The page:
They found that there was no real benefit for strength, but there was an effect for range of motion. Murray 2016 did a similar study, except this time only had individuals foam roll one leg and then compare range of motion. They found foam rolling did result in a slight benefit for range of motion, but it wasn’t what we would call practically meaningful. Murray 2016 also found that there was no benefit for muscle contractility or temperature change with foam rolling.
So we have to ask ourselves, is this beneficial though? When deciding when to use foam roll, what we really care about is does foam rolling have a meaningful impact on performance, not just some arbitrary changes.
Wiewelhove et al 2019 completed a meta-analysis where they grouped results of studies looking at foam rolling before and after training.
When results were grouped, they saw a small improvement with foam rolling before sprinting. However, the authors stated that when you dig deeper into studies looking at sprinting, this small benefit was possibly due to placebo and not necessarily a meaningful amount of benefit for most people.
In contrast to sprinting, foam rolling right before jumping actually showed a small negative effect on performance. Foam rolling before strength testing showed a minor benefit. The effect size was very small, but it was there. Wiewelhove et al stated that overall, foam rolling before training appears to provide a benefit of about 1.5%.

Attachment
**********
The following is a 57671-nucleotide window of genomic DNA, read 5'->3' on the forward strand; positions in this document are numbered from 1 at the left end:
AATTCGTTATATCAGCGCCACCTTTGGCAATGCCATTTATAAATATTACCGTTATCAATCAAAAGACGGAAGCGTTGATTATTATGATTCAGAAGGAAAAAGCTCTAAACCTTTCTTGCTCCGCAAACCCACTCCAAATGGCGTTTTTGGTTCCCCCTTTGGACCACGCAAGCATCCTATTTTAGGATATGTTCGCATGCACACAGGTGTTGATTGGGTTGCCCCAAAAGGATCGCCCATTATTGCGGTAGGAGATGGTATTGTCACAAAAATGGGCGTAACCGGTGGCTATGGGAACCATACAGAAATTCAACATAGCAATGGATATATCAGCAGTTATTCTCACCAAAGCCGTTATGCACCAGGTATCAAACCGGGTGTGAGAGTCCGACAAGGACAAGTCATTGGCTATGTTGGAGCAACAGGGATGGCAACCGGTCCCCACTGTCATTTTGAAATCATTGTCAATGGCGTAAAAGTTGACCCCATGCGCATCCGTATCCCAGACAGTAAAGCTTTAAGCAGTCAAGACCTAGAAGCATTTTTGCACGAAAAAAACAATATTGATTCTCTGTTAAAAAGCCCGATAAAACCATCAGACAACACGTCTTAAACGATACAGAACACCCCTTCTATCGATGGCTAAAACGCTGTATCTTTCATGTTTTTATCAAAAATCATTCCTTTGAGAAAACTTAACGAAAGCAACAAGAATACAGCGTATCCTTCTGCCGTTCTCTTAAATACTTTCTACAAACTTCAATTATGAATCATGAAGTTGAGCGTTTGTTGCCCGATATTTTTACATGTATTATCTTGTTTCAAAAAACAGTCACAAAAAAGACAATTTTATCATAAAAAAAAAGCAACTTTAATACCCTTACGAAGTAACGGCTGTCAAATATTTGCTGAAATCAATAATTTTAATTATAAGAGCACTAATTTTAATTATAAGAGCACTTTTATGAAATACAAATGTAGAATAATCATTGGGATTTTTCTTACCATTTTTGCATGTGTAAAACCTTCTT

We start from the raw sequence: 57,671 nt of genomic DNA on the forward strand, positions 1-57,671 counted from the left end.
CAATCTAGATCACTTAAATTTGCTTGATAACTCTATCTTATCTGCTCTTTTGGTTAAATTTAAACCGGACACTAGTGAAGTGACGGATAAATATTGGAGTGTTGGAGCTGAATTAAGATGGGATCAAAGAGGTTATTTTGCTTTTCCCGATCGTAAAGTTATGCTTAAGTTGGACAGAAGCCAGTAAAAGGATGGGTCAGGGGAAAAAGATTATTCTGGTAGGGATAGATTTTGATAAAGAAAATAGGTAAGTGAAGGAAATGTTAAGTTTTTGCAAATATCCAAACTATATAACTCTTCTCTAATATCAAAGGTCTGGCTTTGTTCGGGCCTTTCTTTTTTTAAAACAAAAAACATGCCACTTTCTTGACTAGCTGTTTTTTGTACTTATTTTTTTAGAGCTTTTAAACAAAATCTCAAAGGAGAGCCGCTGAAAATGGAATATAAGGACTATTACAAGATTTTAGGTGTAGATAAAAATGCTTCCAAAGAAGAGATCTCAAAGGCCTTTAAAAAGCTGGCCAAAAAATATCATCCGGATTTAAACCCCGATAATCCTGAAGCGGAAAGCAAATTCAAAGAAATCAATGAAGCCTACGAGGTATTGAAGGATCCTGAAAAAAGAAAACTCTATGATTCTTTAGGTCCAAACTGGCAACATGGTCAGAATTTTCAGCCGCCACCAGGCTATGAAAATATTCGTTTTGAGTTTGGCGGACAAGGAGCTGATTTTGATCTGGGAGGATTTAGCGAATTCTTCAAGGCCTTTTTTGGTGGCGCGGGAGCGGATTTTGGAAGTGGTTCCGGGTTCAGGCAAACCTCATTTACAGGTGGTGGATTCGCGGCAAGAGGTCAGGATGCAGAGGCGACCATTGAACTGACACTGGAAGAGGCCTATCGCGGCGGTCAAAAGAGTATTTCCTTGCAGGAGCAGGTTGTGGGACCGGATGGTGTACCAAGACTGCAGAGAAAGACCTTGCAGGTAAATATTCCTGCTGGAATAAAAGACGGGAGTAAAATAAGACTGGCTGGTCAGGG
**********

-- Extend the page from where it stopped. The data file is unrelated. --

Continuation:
Now when we start to look at utilizing foam rolling during training, things change. For instance, Jo 2018 looked to examine how having individuals do fatiguing work, then foam roll or just rest, would impact recovery for performance on various tests, such as vertical jump. This would be similar to what we’d expect if someone was trying to utilize foam rolling during a break in a sporting game, such as at half time in game.
They found that foam rolling wasn’t superior to just resting for jump height or dynamic reaction time. It wasn’t detrimental, but it wasn’t better than just static rest. Now in their study, they completed a 10 minute rest between activities, which gives insight into using it like we mentioned during a half time, but not necessarily during a workout.